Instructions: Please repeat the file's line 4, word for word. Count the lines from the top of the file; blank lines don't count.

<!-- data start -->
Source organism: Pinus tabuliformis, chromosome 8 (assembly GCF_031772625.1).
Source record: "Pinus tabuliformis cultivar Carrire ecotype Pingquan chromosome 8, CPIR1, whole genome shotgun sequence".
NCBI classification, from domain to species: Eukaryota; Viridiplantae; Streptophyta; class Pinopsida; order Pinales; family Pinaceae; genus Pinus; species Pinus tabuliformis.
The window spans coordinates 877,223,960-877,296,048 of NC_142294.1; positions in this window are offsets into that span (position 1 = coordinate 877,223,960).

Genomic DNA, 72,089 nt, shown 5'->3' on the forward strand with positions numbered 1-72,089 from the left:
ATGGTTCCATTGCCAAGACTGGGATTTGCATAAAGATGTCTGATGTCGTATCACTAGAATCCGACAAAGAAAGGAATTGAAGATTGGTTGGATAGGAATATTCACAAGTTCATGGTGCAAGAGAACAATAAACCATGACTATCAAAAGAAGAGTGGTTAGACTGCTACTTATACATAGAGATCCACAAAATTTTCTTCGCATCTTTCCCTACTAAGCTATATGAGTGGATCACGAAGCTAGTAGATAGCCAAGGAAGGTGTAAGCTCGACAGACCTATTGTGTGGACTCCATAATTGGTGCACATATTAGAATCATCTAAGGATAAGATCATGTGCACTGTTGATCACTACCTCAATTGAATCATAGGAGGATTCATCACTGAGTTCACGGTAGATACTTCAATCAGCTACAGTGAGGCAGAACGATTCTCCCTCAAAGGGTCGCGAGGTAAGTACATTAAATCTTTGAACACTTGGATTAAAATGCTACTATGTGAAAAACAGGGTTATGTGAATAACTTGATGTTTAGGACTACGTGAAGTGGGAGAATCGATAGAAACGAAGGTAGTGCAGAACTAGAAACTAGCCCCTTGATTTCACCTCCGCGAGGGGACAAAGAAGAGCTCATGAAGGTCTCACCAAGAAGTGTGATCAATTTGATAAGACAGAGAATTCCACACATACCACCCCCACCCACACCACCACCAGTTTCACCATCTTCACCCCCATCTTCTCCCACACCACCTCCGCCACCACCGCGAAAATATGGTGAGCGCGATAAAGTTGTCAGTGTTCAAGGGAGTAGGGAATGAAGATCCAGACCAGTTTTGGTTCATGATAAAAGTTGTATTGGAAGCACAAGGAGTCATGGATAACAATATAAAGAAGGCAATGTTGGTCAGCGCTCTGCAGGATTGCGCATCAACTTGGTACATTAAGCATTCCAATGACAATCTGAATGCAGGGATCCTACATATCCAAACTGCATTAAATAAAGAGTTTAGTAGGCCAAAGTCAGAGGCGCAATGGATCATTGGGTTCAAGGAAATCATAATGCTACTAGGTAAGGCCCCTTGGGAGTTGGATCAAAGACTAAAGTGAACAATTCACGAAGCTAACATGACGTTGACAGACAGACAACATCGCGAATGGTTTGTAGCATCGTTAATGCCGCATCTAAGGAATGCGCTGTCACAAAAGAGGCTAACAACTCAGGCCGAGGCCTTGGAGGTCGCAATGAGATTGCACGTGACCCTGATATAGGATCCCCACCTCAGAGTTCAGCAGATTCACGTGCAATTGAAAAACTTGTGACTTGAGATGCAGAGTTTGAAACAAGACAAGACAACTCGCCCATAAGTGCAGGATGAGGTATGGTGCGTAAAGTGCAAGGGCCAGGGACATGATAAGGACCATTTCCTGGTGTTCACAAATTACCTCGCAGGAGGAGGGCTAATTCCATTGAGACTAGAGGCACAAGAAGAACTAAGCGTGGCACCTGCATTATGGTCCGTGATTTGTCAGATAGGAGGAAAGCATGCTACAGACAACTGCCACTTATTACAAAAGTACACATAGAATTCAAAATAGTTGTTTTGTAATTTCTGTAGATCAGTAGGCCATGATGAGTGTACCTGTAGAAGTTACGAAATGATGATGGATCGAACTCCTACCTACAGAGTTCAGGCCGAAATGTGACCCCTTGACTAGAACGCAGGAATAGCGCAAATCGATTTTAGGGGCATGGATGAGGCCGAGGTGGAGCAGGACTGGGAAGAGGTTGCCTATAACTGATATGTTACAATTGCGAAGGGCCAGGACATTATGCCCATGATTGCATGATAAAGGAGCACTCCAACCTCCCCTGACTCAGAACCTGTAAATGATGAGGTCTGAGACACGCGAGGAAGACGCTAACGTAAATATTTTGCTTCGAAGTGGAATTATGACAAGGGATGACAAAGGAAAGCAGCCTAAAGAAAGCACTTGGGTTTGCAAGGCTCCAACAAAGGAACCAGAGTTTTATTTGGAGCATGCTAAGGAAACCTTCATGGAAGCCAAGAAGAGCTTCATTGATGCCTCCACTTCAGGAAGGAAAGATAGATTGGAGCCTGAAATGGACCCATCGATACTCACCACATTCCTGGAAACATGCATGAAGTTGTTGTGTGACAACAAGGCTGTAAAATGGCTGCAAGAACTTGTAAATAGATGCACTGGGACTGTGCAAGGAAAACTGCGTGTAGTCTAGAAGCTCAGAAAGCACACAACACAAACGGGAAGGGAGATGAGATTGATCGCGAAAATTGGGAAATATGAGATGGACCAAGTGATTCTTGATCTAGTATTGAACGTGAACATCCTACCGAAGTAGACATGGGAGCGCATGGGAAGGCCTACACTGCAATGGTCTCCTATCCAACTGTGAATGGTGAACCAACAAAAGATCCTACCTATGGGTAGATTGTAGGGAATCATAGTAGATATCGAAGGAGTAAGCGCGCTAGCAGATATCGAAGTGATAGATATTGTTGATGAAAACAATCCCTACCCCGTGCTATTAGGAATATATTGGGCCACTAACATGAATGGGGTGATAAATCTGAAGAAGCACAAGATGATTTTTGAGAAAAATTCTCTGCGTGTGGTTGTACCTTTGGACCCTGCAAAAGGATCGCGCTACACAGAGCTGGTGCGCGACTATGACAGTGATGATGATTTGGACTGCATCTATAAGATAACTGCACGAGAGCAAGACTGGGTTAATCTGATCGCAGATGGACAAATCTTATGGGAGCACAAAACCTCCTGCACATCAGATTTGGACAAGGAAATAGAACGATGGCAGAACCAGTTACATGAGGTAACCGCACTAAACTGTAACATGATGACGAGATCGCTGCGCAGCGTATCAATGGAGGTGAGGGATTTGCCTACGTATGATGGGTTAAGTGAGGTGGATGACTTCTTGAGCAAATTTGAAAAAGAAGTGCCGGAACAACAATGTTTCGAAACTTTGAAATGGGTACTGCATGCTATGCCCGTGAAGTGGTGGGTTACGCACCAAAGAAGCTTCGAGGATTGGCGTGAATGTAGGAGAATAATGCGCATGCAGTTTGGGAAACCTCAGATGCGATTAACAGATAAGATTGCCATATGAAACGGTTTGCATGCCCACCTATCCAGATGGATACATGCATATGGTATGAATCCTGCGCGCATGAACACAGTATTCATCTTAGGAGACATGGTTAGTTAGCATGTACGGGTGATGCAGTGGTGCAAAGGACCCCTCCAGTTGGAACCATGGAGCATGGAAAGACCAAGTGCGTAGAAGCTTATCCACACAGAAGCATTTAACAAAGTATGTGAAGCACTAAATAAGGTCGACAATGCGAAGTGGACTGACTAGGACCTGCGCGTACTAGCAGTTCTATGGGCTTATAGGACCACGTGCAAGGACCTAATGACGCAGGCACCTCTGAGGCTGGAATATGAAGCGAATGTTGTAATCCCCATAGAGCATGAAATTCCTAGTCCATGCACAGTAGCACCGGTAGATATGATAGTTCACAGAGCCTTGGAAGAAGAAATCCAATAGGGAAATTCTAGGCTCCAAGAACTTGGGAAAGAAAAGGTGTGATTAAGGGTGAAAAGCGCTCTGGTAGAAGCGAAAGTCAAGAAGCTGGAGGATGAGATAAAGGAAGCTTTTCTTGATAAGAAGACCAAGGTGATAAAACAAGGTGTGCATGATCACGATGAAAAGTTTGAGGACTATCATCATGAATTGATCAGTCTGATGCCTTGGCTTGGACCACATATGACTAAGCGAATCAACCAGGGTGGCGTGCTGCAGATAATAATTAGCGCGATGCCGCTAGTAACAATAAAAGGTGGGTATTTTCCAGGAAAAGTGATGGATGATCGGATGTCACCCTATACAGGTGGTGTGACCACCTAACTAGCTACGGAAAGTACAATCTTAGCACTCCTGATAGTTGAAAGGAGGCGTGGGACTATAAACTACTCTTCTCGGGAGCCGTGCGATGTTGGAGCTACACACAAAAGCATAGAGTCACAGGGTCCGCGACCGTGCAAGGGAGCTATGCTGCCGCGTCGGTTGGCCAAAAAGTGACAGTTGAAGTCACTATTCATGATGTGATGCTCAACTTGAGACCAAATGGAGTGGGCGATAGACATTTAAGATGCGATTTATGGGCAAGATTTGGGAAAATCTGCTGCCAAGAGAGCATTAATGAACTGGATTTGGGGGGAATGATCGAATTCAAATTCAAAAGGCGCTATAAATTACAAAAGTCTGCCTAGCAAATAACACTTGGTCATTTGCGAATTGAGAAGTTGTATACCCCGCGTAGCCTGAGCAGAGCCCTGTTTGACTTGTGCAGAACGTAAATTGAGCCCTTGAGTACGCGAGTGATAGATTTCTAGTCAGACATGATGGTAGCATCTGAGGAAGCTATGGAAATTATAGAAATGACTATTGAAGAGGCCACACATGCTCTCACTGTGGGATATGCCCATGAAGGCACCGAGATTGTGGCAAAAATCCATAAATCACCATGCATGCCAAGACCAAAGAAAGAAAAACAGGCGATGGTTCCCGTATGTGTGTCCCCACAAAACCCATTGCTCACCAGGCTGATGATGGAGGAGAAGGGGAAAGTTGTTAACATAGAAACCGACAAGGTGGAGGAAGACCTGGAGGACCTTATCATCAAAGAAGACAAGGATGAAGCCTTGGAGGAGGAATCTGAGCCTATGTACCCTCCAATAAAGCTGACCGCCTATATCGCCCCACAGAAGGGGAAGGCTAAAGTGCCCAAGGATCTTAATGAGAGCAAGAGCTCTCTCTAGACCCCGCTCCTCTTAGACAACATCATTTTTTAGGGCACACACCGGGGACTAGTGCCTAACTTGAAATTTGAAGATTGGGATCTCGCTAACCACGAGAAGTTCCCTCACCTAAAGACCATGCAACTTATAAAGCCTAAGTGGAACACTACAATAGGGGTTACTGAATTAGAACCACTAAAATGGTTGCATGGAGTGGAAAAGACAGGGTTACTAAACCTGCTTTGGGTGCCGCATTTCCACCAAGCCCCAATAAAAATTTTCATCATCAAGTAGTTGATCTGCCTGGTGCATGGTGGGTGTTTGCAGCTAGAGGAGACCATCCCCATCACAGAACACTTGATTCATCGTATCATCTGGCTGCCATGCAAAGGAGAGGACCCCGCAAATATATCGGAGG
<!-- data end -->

The window spans coordinates 877,223,960-877,296,048 of NC_142294.1; positions in this window are offsets into that span (position 1 = coordinate 877,223,960).